• Identify triggers
  • Adjust therapy goals
  • Do not be afraid to ask for help

 

Decide Whether to Go to Rehab

If someone has a very intense relapse or has fallen back into habitual drug use, they may decide the best option is to return to the structured care of a rehab facility. This way, time can be taken to adjust a person’s recovery plan to focus on learning strategies to prevent another relapse.

 

Identify Triggers that Contributed to the Relapse

Part of undergoing therapy for addiction recovery involves identifying a person’s “triggers” that compel them to want to use again. Triggers usually fall into three categories:

 

  • Emotional 
  • Environmental
  • Exposure

 

Emotional Triggers

Emotional triggers are tied to specific feelings or thoughts that are strong enough to justify using again. People will relapse to try and get rid of negative emotions or to continue experiencing positive emotions. These can include:

  • Stress
  • Anger
  • Sadness
  • Guilt
  • Depression
  • Complacency or Boredom
  • Joy or Euphoria

 

Environmental Triggers

Environmental triggers are external pressures or forces that lead to the desire to use. They can also be brought on by a specific memory or sensation. Examples of environmental triggers include:

  • Pressure from friends
  • Pressure from social media
  • Family issues 
  • Pressure at work or school
  • Memories that create strong emotions
  • Returning to a location of former drug use
  • Sights, sounds, or smells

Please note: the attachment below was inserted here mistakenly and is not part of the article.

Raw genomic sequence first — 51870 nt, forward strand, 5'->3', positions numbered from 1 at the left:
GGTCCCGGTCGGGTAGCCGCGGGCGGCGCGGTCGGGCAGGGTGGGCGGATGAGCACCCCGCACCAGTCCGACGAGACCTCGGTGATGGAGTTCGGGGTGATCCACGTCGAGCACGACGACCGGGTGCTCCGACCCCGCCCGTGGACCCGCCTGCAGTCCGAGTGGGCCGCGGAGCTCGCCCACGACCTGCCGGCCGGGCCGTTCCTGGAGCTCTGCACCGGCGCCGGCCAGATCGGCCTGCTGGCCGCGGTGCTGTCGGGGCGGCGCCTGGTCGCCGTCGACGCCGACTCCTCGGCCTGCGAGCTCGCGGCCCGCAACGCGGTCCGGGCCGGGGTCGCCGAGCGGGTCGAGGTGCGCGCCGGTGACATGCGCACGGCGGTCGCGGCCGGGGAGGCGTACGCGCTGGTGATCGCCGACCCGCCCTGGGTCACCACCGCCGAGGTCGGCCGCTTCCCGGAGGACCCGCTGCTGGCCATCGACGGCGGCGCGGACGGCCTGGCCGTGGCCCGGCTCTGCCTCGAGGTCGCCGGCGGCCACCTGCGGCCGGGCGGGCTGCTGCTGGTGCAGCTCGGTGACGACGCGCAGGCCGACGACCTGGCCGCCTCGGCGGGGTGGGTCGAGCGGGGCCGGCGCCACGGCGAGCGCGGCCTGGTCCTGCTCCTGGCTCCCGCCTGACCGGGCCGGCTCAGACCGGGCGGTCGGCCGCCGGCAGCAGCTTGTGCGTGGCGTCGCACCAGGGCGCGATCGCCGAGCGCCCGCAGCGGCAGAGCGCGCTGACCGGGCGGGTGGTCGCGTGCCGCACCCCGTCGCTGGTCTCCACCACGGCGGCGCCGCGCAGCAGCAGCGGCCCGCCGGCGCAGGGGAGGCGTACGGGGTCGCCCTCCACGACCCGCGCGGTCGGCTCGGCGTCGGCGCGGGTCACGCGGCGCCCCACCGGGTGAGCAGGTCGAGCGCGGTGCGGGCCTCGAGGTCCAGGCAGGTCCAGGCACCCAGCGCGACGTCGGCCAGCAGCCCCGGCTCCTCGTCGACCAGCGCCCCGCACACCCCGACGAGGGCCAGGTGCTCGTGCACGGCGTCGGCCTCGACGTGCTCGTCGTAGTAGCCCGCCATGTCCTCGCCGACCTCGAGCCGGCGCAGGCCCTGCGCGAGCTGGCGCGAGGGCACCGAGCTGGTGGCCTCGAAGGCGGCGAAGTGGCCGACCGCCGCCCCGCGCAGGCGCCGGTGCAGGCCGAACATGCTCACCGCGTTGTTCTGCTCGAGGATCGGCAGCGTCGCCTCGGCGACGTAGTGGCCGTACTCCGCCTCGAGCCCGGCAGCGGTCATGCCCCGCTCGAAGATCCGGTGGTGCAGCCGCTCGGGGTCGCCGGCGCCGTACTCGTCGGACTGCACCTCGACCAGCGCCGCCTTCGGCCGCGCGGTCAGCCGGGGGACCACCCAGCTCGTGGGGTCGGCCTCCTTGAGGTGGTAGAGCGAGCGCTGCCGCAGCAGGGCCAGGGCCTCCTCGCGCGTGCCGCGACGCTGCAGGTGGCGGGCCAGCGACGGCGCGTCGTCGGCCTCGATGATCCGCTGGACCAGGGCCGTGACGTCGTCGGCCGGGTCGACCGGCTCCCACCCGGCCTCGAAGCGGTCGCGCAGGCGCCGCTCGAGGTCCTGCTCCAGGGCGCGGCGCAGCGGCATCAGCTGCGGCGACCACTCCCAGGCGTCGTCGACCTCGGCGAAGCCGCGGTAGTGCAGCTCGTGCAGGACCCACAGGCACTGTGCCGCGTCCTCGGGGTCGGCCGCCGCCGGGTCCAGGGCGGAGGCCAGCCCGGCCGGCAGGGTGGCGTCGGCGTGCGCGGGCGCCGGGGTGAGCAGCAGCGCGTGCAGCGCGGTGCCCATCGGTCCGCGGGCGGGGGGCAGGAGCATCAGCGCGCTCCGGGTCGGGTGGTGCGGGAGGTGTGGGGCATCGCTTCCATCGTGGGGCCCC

• Major life change or event

 

Exposure Triggers

Exposure triggers occur when a person is exposed to drugs and alcohol and can quickly lead to relapse. These triggers can be especially difficult to avoid for people who are working on integrating back into everyday life, and can include:

  • Direct exposure to a drug or alcohol
  • Seeing others using drugs or alcohol
  • Smelling a drug or alcohol
  • Images in movies or on TV

Triggers can continuously change, and a relapse can be brought on by a trigger that was not previously strong or prevalent. That is why it is important to re-establish triggers and develop new tactics to handle them after a relapse.

 

Adjust Personal Therapy Goals

After experiencing a relapse, a person will most likely need to establish different goals or milestones to help prevent another one. Working one-on-one with a therapist to adjust goals or return to a more structured recovery plan for a short time can help people get back on the right track.

 

Do Not be Afraid to Ask for Help 

When a person relapses, they can have extreme emotions of guilt and failure and may be ashamed or embarrassed to ask for help. Above all else, people need to remember that there will always be help available if they ask for it. Relapsing is scary and disappointing, but it is by no means the end of a recovery journey.

 

Is Full Recovery from Addiction Possible?

The vast majority of people will never fully recover from an addiction, but that does not mean that they cannot live happy, fulfilling, sober lives. Triggers and temptations will most likely be a part of every former addict’s life, but they will be able to overcome them using the tools they have gained from rehab and therapy. It may take a lifetime to recover from addiction, but it can still be a beautiful one. 

 

Reach out to Steps Recovery Center

If you or a loved one is struggling with drug or alcohol addiction, the staff at Steps Recovery Center can be a saving grace. We support a holistic approach to recovery. Contact us with any questions you may have or to learn more. We have treatment centers in Salt Lake and Utah counties in Utah.